Shortly thereafter we were sent to the Intracoastal Waterway marker near day beacon 124 and Walburg Creek.  We remained in that area for the rest of the day except when we went back over to Ossabaw Island to pick up lunch from Larry and Sam in the early afternoon.  The day started off hot; early on there was no breeze so it the temperatures really got up (and the boat’s instrumentation showed the water temperature at 86-87 degrees). Later in the afternoon, the breeze picked up and conditions became more tolerable.  In between the hourly roll calls by David at KK4BTD and monitoring Marine VHF Ch. 68 for any calls or emergency traffic we watched boat traffic go by, swapped stories, and basically enjoyed a good day out on the water.  We saw one USN or USMC CH-53 fly overhead and one UH-60 (probably one from the OLR at Hunter on a test flight) flying around the area but we never heard them on the BCD396XT;  Bernie is a retired pilot, so that led to some good flying stories.

View from our post near day beacon 124
View from our post near day beacon 124
View from our post near day beacon 124

From my perspective in one of the communications support boats, the event seemed to run smoothly (mind you however, my perspective was not the best to judge that from).  There was only one medical emergency; someone on one of the fishing boats became dehydrated and the boat brought them back to the marina. David Lowe, KF4JCC did a great job relaying traffic between the fishing boat and the marina where amateur radio operators at KK4BTD made arrangements to have Bryan County EMS meet the boat when it arrived.  Another fishing boat experienced mechanical problems and had to call Sea Tow to come pull them in; this was also in David, KF4JCC’s area and he was able to relay in to KK4BTD that the vessel would be late getting back in.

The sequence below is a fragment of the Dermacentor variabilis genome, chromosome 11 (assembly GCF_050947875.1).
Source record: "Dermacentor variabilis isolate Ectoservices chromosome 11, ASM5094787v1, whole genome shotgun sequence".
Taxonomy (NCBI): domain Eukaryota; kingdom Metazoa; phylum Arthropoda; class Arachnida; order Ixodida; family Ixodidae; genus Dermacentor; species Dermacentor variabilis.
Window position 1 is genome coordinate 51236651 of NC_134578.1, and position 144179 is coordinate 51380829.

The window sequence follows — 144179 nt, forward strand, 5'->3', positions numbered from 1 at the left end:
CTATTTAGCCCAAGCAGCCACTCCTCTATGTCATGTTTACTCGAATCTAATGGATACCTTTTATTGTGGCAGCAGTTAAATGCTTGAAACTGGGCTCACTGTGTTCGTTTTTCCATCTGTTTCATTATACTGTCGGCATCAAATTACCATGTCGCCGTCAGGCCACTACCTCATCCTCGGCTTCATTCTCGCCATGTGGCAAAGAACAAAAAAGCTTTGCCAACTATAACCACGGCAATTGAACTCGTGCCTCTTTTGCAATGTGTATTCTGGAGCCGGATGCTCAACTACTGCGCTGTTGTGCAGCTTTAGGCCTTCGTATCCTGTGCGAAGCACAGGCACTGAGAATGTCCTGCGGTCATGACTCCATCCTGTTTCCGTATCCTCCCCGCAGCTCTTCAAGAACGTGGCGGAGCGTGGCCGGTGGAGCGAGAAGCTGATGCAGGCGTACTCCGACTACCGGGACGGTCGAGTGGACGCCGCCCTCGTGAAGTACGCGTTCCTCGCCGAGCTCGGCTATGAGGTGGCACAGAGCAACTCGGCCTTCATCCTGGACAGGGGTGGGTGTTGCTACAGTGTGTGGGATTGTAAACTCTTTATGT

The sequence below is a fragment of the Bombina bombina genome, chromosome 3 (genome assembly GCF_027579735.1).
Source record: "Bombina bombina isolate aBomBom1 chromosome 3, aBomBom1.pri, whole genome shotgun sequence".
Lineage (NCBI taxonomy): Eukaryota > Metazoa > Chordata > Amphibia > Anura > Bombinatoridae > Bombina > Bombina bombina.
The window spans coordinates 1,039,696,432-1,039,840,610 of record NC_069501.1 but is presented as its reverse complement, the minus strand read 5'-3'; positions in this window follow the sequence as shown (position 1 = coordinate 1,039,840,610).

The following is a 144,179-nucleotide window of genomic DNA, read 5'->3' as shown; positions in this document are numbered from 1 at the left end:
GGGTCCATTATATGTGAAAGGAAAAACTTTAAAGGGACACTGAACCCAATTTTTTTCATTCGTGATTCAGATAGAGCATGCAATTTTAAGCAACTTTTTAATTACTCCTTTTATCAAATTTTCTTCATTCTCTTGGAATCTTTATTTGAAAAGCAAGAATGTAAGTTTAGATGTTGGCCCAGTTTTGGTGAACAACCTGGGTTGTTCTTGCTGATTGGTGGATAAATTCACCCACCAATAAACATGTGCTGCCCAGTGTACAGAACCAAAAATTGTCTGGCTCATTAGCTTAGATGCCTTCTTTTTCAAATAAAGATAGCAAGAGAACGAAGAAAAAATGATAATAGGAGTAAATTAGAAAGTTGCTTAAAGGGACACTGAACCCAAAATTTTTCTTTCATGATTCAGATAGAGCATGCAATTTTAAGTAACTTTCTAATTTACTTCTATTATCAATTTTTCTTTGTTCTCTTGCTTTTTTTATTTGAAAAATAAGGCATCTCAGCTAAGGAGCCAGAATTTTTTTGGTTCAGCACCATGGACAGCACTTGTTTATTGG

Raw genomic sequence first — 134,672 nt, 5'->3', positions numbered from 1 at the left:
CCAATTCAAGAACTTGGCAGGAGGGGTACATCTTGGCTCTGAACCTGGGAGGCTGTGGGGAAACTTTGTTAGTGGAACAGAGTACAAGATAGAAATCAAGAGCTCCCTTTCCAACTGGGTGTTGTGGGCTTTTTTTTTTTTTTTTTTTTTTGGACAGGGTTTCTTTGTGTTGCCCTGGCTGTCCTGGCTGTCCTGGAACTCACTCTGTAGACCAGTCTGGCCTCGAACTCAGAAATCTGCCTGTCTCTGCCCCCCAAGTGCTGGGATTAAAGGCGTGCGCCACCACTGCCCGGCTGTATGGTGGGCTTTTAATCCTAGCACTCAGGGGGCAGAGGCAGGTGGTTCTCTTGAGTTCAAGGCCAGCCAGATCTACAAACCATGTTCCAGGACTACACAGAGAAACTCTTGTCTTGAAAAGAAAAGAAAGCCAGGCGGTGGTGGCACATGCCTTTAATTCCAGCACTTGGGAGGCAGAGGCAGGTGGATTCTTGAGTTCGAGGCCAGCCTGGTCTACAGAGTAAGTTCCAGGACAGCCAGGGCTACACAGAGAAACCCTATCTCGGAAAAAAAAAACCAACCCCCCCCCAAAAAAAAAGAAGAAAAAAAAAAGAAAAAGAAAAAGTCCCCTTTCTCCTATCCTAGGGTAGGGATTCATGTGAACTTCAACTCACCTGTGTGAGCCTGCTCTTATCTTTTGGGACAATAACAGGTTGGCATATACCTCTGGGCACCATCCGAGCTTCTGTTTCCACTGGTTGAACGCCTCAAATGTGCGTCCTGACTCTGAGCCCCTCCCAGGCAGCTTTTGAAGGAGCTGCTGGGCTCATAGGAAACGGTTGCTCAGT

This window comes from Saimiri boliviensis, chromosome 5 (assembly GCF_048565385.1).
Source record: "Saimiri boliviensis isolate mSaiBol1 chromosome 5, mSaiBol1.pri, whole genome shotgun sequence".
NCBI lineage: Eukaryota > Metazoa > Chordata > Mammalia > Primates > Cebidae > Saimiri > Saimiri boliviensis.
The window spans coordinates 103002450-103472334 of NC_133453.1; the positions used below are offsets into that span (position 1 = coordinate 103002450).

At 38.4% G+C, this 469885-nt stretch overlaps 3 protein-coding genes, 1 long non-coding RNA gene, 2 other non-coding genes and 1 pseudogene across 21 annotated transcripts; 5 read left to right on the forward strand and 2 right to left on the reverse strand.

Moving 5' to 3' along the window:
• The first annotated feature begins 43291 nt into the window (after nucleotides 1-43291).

On the move during the 1st Annual Richmond Hill Wounded Warrior Fishing Rodeo

In any inaugural event such as this, there are lessons to be learned and next year’s event should run even smoother on the communications side.  The 145.470 repeater worked excellent, providing handheld coverage for the area fishing rodeo used.  The only surprise (to me at least) was that it seemed to provide weak handheld (but easy base or mobile) coverage at the Richmond Hill Marina; I surely thought that HTs there wouldn’t have been a problem.  That however, is an easy problem to solve in the future.  A dual band mobile set up to crossband repeat at the marina would allow the operators there to run low power UHF and get into the 145.470 via the crossband repeater.  The crossband repeat radio could run off of a deep cycle marine battery pretty much unattended for the whole day.

Around 1630, Larry secured Bernie and I from our post and we headed back in.  Conditions were a bit rougher than in the morning, so it took us a little bit longer to get back in that it did for us head out in the morning.  Listening to the Marine VHF radio and to reports from the amateur radio operators at the marina, the fishing boats seemed to meet with varied levels of success; some reported good catches, others didn’t.  We did catch one report of a 24lb barracuda being weighed in at the Marina! Weather was becoming a concern at the time and we could see some lightning off to the west.  Some of the other boats reported some light rain, but as of the time we moored up thunderstorms hadn’t become a problem.  All I can say is that I had a great time and I’m so thankful that Larry asked me to help with it. I believe that CART did an excellent job on their first major event, they should be proud of what they did yesterday! Next year, I’ll be glad to help out again!